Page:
There is a priority system for batteries, both with 2 and 3 competitors. The surfer who first arrived outside has the priority of catching the first wave, if he wants to exercise. In this way, if the priority surfer paddles‌ the wave and enters it, the other surfers must leave the wave without disturbing him. If the priority is not respected, the surfer who caused the interference will be penalized with the annulment of his second highest note, computing only one wave in the final note.

For each wave, the group of 5 judges assigns their scores according to the criteria below:

  • Commitment and degree of difficulty
  • Innovation and progression of maneuvers
  • Combination of the main maneuvers
  • Variety of maneuvers
  • Speed, power and flow
criteria below

Each judge gives his grade and the best and worst are cut. The average of the remaining 3 notes is the final note of the wave surfed by the athlete.

Scale considered when awarding grades:

[0.0 - 1.9: Poor] [2.0 - 3.9: Fair] [4.0 - 5.9: Fair] [6.0 - 7.9: Good] [8.0 - 10.0: Excellent]

Scheduled Steps for 2017

  • 1) 3/12 to 3/25 - Quick Silver Pro Gold Coast - Queensland - Australia - Current champion: Matt Wilkinson (AUS)
  • 2) 3/29 to 9/4 - Drug Aware Margaret River Pro - Western Australia - Australia - Current champion: Sebastian Zietz (AUS)
  • 3) 12/04 to 24/04 - Rip Curl Pro Bells Beach - Victoria - Australia - Current champion: Matt Wilkinson (AUS)
  • 4) 09/5 to 20/5 - Oi Rio Pro - Saquarema (RJ) - Brazil - Current champion: John John Florence (USA)
  • 5) 6/6 to 6/16 - Fiji Pro - Tavarua - Fiji Islands - Current champion: Gabriel Medina (BRA)
  • 6) 12/7 to 23/7 - Corona Jay-Bay Open - Jeffrey’s Bay - South Africa - Current champion: Mick Fanning (AUS). He came back, competed and won a year after the incident with a shark that left no injuries in the final.
  • 7) 8/11 to 8/22 - Billabong Pro Tahiti - Teahupo’o - Tahiti - Current champion: Kelly Slater (USA)
  • 8) 9/6 to 9/17 - Hurley Pro at Trestles - San Clemente (California) - United States - Current champion: Jordy Smith (AFS)
  • 9) 10/7 to 10/18 - Quiksilver Pro France - Landes - France - Current champion: Keanu Asing (USA)
  • 10) 10/20 to 10/31 - MEO Rip Curl Pro Portugal - Peniche / Caiscais - Portugal - Current champion: John John Florence (USA)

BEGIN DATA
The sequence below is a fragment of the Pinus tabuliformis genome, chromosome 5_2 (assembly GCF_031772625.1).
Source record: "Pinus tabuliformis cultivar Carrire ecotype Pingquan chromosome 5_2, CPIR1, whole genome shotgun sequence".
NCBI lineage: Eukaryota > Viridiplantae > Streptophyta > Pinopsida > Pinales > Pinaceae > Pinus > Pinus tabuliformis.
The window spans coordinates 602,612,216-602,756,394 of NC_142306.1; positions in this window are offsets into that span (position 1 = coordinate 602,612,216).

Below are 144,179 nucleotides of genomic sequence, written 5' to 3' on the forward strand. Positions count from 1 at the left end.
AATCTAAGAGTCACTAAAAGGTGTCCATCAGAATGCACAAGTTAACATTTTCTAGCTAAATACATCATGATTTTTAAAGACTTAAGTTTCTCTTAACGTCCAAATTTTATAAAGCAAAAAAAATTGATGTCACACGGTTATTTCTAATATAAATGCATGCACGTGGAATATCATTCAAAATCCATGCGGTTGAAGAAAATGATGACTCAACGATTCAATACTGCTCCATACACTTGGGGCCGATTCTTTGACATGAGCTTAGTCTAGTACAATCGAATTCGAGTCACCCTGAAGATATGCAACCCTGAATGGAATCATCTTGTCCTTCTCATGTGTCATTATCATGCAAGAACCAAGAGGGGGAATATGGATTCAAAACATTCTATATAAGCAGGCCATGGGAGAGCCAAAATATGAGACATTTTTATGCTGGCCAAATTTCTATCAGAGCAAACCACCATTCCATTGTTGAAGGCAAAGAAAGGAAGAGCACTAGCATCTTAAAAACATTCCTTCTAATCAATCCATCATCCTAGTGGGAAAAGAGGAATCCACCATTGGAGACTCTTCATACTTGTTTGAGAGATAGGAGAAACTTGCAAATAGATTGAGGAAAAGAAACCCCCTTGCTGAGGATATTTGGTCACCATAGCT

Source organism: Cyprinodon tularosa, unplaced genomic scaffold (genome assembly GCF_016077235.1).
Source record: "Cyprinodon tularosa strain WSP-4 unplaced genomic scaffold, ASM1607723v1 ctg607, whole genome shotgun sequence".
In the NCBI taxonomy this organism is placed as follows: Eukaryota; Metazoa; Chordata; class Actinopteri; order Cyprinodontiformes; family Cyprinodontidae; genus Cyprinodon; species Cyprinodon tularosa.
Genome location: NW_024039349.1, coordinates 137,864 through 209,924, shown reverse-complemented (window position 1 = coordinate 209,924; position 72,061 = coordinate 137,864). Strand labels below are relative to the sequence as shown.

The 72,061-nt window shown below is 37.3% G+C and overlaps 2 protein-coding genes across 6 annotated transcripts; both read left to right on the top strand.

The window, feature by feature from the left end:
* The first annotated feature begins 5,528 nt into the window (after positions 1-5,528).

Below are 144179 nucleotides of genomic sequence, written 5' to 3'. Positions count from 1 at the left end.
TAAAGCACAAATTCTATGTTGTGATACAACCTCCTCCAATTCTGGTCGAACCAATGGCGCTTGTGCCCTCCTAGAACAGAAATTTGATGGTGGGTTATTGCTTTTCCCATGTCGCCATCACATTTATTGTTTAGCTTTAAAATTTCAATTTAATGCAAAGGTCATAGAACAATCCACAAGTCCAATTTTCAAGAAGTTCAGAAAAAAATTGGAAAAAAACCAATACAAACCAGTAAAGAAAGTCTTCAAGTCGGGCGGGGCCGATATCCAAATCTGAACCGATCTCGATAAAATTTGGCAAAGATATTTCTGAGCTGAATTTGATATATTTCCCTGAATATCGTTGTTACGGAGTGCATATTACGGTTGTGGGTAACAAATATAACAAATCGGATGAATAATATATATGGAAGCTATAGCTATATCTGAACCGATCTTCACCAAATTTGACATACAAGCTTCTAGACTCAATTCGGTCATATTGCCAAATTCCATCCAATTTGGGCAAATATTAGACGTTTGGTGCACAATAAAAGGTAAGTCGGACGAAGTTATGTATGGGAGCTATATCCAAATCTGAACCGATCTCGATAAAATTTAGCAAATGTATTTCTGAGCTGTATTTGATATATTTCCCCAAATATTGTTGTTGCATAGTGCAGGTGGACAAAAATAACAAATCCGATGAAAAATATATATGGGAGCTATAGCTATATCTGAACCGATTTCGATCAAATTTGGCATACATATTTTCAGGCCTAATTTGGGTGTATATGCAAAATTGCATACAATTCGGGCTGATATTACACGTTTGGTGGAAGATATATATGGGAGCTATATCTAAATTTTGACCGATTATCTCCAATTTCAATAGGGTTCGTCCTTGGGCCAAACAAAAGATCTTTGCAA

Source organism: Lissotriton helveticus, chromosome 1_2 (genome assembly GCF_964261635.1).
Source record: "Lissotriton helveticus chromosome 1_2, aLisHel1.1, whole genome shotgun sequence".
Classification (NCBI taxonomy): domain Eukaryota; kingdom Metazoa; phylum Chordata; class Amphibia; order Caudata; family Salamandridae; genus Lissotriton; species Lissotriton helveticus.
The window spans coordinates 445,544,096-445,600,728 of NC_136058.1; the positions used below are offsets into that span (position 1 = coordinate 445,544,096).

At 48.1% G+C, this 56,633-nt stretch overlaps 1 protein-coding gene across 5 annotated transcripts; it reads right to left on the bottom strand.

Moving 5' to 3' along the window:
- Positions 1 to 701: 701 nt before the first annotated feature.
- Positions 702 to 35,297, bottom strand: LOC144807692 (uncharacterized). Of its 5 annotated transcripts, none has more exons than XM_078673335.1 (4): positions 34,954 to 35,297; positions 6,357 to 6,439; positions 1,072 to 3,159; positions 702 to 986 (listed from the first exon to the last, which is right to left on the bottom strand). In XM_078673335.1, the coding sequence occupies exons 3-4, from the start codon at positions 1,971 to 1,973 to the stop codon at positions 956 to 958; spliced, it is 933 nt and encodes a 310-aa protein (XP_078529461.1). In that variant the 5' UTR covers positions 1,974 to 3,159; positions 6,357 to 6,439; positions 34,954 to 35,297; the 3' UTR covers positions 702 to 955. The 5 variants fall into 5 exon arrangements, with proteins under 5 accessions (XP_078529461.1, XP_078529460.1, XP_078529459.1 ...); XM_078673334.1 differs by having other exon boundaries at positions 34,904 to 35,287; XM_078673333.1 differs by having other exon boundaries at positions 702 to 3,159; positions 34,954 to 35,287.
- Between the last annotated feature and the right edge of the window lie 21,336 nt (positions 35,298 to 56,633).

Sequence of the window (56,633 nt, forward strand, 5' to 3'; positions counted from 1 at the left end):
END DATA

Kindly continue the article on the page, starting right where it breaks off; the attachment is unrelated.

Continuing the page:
• 11) 12/8 to 12/20 - Billabong Pipe Masters - Banzai Pipeline - Hawaii - Current champion: Michel Bourez (Tahiti)

All stages of the World Surfing Championship (WCT) are broadcast live on the WSL website, free of charge, and with narration in Portuguese.

  World Surf League website

Difficulties of the World Surfing Championship (WCT)

When the world surfing championship was created, it had a clear objective: to get the best surfers in the world to ride the best waves in the world. Is this still happening today? There are controversies ... It is very debatable, for example, that the beach of Barra da Tijuca, stage until last year, has one of the best waves in the world. Or that New York, host of a stage of the event in 2011, has one of the best waves in the world.

But what do these two cities have in common? Both are central and very populous. The Oi Rio Pro event of the years when it was at the bar, showed the potential of surf marketing in Rio de Janeiro. In other words, WSL is in a difficult situation: placing more events in places like Fiji, Teahupoo or Saquarema, with perfect waves, but isolated from the world? Or in Rio de Janeiro and New York, with medium waves, but a lot of publicity? This is certainly one of the great agendas that are discussed year after year within the WSL.

Shark “attack” live in the Jay-Bay Open final

Another problem that the World Surfing Championship experienced in 2015 and that was unprecedented in history was the first live shark “attack” in the Jay-Bay Open final. A 2.5m white shark approached three-time world surfer Mick Fanning and something very bad could have happened if the boy had given the famous test bite. Thanks to God, nothing happened and the athlete left 100% unscathed from the interaction with the animal, that's why the quotes are in "attack".

The South African stage is not the only one subject to a shark attack. We know that Australia, with 3 stages, California, with 1 stage, and Hawaii, with 1 stage, are places with attacks at least annually. WSL discusses ways to prevent surfers from attacks, either with the shark shield, known as shark repellant, which emits electromagnetic waves in the water, or with nets, boats and divers, but the feeling is that they are waiting something more serious happens before they are more incisive about it.